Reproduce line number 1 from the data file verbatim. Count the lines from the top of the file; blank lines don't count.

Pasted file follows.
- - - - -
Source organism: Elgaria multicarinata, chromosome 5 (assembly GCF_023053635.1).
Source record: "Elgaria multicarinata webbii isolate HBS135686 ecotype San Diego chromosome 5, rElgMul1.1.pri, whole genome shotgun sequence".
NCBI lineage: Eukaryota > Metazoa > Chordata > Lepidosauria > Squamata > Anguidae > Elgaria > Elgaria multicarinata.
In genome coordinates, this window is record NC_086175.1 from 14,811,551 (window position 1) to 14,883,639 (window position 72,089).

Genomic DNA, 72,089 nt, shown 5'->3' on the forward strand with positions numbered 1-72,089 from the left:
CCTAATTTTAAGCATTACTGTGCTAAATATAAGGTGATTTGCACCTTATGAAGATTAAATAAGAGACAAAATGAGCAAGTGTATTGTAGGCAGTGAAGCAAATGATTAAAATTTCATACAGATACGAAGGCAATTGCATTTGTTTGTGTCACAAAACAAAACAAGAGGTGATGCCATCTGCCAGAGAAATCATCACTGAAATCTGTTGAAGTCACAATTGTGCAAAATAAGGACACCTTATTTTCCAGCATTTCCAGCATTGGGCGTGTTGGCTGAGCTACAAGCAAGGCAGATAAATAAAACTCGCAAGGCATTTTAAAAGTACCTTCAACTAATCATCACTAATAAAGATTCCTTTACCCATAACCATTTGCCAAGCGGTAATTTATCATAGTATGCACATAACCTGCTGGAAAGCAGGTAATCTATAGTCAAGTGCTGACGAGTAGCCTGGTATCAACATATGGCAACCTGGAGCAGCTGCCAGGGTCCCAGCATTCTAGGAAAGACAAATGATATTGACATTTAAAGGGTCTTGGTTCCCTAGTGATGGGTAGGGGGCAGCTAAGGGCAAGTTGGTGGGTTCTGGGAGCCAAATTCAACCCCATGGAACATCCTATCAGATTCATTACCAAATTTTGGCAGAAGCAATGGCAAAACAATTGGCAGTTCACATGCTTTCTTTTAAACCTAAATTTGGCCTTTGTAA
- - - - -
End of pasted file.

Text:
Source organism: Elgaria multicarinata, chromosome 5 (assembly GCF_023053635.1).